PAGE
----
Jessica

(June 26, 2020) Ocean City will launch phase three of its “Welcome Back” campaign next week with a new set of commercials called “Favorite Things,” which, as implied, will focus on the activities visitors enjoy doing the most in the resort. 

Commercials will begin airing on July 1 and run until September on television and digital outlets, such as social media. 

“’Favorite Things’ really was meant for a time when everything was back open — amusements, arcades, [etc.], and really it focuses in on what are the favorite things you’re going to do when you come back to Ocean City? What’s the first thing you’re going to do?” interim Tourism Director Jessica Waters said. 

Originally, the city had a marketing campaign called the “Fun Family” ready to roll this summer, but the advent of covid-19 led the tourism department to conclude that running the advertisements with the pandemic in full swing would be inappropriate.

Instead, the department worked with the resort’s marketing agency, MGH, to produce a new series of commercials, re: the “Welcome Back” campaign, that would match Gov. Larry Hogan’s reopening phases. 

The campaign began with the “Open Arms” commercials, which reminded viewers that Ocean City would always be their happy place, but now was not the time to return. 

As Hogan began to ease restrictions, the city pushed out the “It’s Time” commercials on its Instagram page, which encouraged the gradual return of visitors to the resort. 

Finally, as the state has moved fully into phase two of Hogan’s reopening plan, comes the latest set of commercials. 

“We’ve all been cooped up for so long,” Waters said. “It [the commercials] really focuses in on all of the fun things we didn’t get to do for the several months of quarantine.”  

The major theme of each set of commercials has been nostalgia — reminding people of the good times here in Ocean City, as the world wades through uncharted waters. 

“The last couple of months have been emotional for everyone, and I think each commercial that we’ve run … really focused in on people’s heartstrings and focusing in on what people were feeling during this pandemic and what recovery emotions they’re experiencing,” Waters said. “I think you’ll see that in “Favorite Things,” because again I think after coming out of several months of not seeing your family, not seeing your friends and not being able to do certain things that you love, “Favorite Things” really celebrates all of the things we love about Ocean City, and doing that with the people you love the most.”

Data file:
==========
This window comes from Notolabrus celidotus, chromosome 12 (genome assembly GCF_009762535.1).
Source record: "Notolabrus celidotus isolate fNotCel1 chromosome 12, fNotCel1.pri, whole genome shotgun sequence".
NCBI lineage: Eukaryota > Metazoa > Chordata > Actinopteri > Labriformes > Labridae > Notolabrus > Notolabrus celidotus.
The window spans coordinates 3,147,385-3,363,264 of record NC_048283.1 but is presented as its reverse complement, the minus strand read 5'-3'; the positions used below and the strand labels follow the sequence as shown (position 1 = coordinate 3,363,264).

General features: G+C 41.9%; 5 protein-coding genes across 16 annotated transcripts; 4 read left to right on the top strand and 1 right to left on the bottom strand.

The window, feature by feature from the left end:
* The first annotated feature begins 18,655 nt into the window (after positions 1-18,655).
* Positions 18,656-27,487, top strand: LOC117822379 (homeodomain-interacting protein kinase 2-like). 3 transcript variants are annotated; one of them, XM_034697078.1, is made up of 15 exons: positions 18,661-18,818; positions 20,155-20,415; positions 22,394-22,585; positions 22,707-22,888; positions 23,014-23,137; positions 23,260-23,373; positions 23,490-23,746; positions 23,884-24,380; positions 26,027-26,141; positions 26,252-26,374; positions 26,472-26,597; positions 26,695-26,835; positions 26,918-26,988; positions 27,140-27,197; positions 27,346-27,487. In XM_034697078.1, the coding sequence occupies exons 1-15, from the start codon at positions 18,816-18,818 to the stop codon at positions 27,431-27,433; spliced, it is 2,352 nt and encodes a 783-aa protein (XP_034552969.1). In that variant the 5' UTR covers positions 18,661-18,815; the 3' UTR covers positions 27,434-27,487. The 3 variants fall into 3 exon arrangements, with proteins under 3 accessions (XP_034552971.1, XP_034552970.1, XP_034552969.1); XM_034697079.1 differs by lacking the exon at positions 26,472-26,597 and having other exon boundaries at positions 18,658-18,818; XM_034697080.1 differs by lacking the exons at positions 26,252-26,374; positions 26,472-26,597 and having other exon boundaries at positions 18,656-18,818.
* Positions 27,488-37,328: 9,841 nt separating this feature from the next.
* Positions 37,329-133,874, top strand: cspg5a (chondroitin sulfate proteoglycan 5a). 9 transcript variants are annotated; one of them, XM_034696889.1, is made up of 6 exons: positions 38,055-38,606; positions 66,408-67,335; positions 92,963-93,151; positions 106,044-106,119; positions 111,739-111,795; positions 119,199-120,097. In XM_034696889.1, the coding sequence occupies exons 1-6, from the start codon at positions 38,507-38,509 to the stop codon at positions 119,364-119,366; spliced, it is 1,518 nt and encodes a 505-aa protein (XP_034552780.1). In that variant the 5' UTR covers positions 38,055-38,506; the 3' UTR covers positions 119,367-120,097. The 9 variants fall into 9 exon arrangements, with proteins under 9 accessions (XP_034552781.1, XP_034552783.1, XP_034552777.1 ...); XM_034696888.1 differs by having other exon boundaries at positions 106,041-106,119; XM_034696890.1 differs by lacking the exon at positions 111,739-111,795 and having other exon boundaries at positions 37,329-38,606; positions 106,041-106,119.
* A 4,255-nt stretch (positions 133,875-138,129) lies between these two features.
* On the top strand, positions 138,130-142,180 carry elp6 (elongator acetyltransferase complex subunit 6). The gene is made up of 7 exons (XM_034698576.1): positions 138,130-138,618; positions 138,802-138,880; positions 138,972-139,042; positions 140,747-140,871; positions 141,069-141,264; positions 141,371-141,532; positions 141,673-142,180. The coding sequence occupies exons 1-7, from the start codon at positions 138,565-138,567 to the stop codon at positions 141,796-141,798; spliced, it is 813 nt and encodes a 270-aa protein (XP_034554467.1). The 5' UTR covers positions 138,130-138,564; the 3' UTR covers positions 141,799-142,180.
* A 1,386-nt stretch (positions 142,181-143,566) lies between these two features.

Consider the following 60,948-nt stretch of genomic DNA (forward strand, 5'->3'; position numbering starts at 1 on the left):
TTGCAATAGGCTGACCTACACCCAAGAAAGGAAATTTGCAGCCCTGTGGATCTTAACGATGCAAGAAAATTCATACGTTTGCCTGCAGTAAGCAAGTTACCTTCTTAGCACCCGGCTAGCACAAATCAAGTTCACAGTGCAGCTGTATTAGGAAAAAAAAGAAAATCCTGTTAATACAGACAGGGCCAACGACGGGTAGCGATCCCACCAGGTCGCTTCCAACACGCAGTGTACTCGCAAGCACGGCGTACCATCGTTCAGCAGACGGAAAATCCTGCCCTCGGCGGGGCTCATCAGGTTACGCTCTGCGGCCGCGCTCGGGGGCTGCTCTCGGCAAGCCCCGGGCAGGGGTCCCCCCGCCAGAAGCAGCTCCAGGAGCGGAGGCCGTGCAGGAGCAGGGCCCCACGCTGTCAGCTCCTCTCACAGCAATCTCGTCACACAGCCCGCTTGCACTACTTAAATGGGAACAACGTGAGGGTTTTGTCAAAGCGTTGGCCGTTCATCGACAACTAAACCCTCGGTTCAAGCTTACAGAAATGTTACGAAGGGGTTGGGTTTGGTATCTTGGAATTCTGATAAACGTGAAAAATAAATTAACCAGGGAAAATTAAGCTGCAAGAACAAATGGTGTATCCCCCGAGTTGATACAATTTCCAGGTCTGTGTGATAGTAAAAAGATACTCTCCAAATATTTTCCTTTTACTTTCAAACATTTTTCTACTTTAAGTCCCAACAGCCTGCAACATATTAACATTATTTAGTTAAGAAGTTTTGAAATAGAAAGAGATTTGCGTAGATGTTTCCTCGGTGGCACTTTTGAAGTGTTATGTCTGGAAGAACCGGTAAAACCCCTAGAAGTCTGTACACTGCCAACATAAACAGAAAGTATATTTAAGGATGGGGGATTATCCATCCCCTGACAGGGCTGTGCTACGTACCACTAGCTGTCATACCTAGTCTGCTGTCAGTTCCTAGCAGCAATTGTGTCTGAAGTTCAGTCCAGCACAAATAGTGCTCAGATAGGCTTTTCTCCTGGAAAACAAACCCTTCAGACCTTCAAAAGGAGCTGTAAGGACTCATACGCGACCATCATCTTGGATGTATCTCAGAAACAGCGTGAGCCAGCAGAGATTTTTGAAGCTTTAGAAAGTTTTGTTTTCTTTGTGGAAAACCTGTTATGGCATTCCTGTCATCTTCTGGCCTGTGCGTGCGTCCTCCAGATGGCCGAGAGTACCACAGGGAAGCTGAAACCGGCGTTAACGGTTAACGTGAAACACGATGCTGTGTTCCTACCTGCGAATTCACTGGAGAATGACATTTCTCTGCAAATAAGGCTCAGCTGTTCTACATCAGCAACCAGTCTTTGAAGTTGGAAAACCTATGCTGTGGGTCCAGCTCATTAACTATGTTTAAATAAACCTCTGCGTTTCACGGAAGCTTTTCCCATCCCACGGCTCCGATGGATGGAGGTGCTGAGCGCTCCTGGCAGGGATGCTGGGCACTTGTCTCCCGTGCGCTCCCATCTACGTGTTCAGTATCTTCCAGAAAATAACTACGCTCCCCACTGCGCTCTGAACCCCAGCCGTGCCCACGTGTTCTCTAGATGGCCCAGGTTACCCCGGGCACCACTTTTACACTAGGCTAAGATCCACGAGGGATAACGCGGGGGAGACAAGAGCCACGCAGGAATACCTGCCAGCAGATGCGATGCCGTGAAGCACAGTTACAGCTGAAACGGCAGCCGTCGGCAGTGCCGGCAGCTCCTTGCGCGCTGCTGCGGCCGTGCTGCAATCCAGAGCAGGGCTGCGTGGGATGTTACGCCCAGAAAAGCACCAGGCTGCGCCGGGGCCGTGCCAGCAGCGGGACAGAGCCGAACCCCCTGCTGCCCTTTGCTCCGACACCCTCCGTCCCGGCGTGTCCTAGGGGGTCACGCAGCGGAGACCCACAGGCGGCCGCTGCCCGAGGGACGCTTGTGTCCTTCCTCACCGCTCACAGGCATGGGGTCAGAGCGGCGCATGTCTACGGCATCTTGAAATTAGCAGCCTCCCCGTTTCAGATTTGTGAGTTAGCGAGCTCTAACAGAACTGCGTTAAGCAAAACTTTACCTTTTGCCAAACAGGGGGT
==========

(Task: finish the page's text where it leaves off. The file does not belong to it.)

In terms of balancing both drawing crowds to Ocean City and ensuring the resort doesn’t become a coronavirus hotspot, Waters, as have resort officials, emphasized the importance of personal responsibility and stressed that guests must be cognizant of their comfort levels and exercise caution. 

“We really feel like 2020 … any kind of travel will depend on how comfortable you are,” she said. “Every different person and every different family has a different comfort level. Maybe some people won’t want to go out to dinner as often or maybe  won’t feel as comfortable going onto the Boardwalk on a crowded night.” 

However, Waters highlighted steps the community has taken to create a safer environment, particularly the local business community and how it has adapted during the pandemic. 

One popular example has been waterfront restaurant Fish Tales on 22nd Street, which is using tube tables to ensure customers are socially distanced. 

Last Sunday, the city’s Sundaes in the Park and Fireworks event at Northside Park on 125th Street used large circles to separate groups listening to the live entertainment. 

Additionally, many of the activities available in Ocean City are naturally self-isolated or require minimal contact, Waters said, such as paddle boarding,  Jetskiing and walking in the park. 

“There’s a lot of ways to travel responsibly,” Waters said. “We usually put out an event sheet, but this year we edited it a little bit to promote some of the things you can do in Ocean City to social distance. That’s a unique thing in terms of visiting Ocean City is that there’s so many things you can do here to be outside and to experience the beach and nature, but also social distance.” 

Nevertheless, Ocean City is not immune to national trends.  

As states have reopened, at least seven — Arizona, Arkansas, California, North Carolina, South Carolina, Tennessee and Texas — have seen record infection rates. 

Maryland’s metrics have trended downward or flat for several weeks now, and the state’s positivity rate — the number of covid-19 tests that come back positive — is at 5.06 percent. 

The World Health Organization recommends states reopen after 14 days at a 5 percent or lower positivity rate.

The state has 65,007 confirmed cases of covid-19, 418,528 negative tests results, 561 hospitalizations and 2,963 confirmed deaths, as of Wednesday morning. 

Optimistic metrics notwithstanding, as Hogan and his administration officials have said, the novel coronavirus pandemic is not over, and Waters said the city is well aware of that fact. 

“As we continue to reopen, we’re certainly all relieved we can resume a lot of our normal behaviors, but I think it is important to know that we still very much have the coronavirus on our radar and we’re continuing to be responsible to protect our visitors and our residents,” Waters said.  

Josh covers everything Ocean City government and crime. He graduated from the University of Richmond in 2019 with a B.A. in French and Journalism.

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